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Beating Sony to the punch
Startup to offer the same functionality as Sony's handheld gaming device -- but a year earlier.
July 28, 2003: 9:42 AM EDT

NEW YORK (CNN/Money) - Sometime late next year, Sony will enter the handheld gaming market with the PSP -- a device that combines big-name games, an MP3 player and video playback.

This September, a Mountain View, Calif.-based startup will offer the same thing -- and throw in strong PDA functionality as well.

The start-up's name is Tapwave. Its product is called the Zodiac. And while the gaming industry is littered with the carcasses of Johnny-come-latelys, this one has a pedigree. Its founders were the first and second engineers of the Palm PDA system. Other executives come from Hewlett Packard (HPQ: Research, Estimates), Electronic Arts (ERTS: Research, Estimates) and Apple (AAPL: Research, Estimates).

Motorola (MOT: Research, Estimates), ATI (ATYT: Research, Estimates), and Yamaha have all signed on as partners. And 368 developers and publishers, including Atari (ATAR: Research, Estimates), Activision (ATVI: Research, Estimates), and THQ (THQI: Research, Estimates), have lined up to make games for the system.

Previously known as the Helix, the Zodiac won't be cheap, compared with Nintendo's $99 Game Boy Advance. The mainstream version, with 32 MB of internal memory, will cost $299. A souped-up version, with 128 MB of memory, will run for $399. Tapwave will begin taking pre-orders for the handheld on its Web site, with plans to begin shipping units by the end of that month.

Prices for game titles will vary, but high-end games, which will include "Neverwinter Nights," "Spy Hunter," "Tony Hawk" and "Doom II," will run for $29.95. At launch, there will be between 15 and 20 games optimized for the Zodiac. But the device will also run any of the 1,400 titles for Palm PDA systems.

Other features include a large, backlit screen, full 3D graphics, stereo speakers, rumble effects, dual rechargeable batteries which can last up to 16 hours and Bluetooth for wireless multiplayer gaming, supporting up to eight players.

To avoid supply problems, Tapwave will initially use a business model akin to that of Dell Computers (DELL: Research, Estimates), only taking orders online. Sometime in 2004, it hopes to offer the Zodiac in retail stores such as Best Buy or Circuit City.

The target audience, for now at least, is older hardcore gamers. That's a rather curious decision by Tapwave, since the Zodiac offers so much more than games -- and could conceivably appeal as much, if not more, to the typical PDA user as well. It runs the Palm OS, can play digital music, has an internal word processor from Wordsmith and accepts flash memory cards (used by many of today's digital cameras), which can greatly expand its memory. The $299 price point is a high one for gamers, but professionals regularly pay this much or more for a PDA.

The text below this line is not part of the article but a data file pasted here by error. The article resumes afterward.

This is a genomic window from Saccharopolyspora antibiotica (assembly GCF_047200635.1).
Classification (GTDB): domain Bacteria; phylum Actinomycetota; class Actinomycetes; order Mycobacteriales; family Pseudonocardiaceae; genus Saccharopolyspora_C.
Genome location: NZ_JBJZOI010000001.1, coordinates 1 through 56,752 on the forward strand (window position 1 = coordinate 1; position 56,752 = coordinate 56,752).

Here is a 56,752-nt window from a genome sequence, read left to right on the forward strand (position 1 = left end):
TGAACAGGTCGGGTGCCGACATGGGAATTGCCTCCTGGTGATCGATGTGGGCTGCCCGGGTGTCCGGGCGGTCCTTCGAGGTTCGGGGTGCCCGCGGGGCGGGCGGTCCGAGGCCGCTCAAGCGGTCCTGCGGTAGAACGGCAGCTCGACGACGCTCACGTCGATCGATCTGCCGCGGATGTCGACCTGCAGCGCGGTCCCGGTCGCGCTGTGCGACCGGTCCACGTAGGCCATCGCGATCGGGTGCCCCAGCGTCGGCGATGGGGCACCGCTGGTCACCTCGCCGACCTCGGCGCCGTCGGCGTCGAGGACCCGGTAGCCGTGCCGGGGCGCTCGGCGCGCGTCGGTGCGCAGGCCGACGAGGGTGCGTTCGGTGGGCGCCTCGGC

Analysts say the device's gaming features will appeal to a widespread audience.

 
Click Mario Morris for previous columns

"There are a lot of people, especially Palm OS users, who do play a lot of games perhaps as much as 20 percent of the audience," said Todd Kort, a principal analyst at Gartner Dataquest. "Gaming is an important factor in deciding what to buy."

Let's not pretend that Tapwave's product is going to cause a real dent in Nintendo's Gameboy business. And with the software lineup Sony (SNE: Research, Estimates) is likely to have with its PSP, I doubt Sony executives are quaking in their boots -- even if Tapwave follows through with its plans to have a second generation Zodiac on the market by the time the PSP comes out.

Even as a niche product, it will have some competition, as Nokia (NOOK: Research, Estimates) plans to launch the N-gage, a cell phone/handheld gaming device/MP3 player in October. The N-gage also carries a $299 price tag. It has been beset by bad buzz since it debuted at the Electronic Entertainment Expo in May.

But gamers seem a little more receptive to the Zodiac -- and onlookers are intrigued.

"I don't think anybody's expecting it to be a blockbuster," said Kort. "I think it has a bigger chance than what I've heard coming out of Nokia."  Top of page


Morris is Director of Content Development for CNN/Money. Click here to send him an e-mail.




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Most stock quote data provided by BATS. Market indices are shown in real time, except for the DJIA, which is delayed by two minutes. All times are ET. Disclaimer. Morningstar: © 2018 Morningstar, Inc. All Rights Reserved. Factset: FactSet Research Systems Inc. 2018. All rights reserved. Chicago Mercantile Association: Certain market data is the property of Chicago Mercantile Exchange Inc. and its licensors. All rights reserved. Dow Jones: The Dow Jones branded indices are proprietary to and are calculated, distributed and marketed by DJI Opco, a subsidiary of S&P Dow Jones Indices LLC and have been licensed for use to S&P Opco, LLC and CNN. Standard & Poor's and S&P are registered trademarks of Standard & Poor's Financial Services LLC and Dow Jones is a registered trademark of Dow Jones Trademark Holdings LLC. All content of the Dow Jones branded indices © S&P Dow Jones Indices LLC 2018 and/or its affiliates.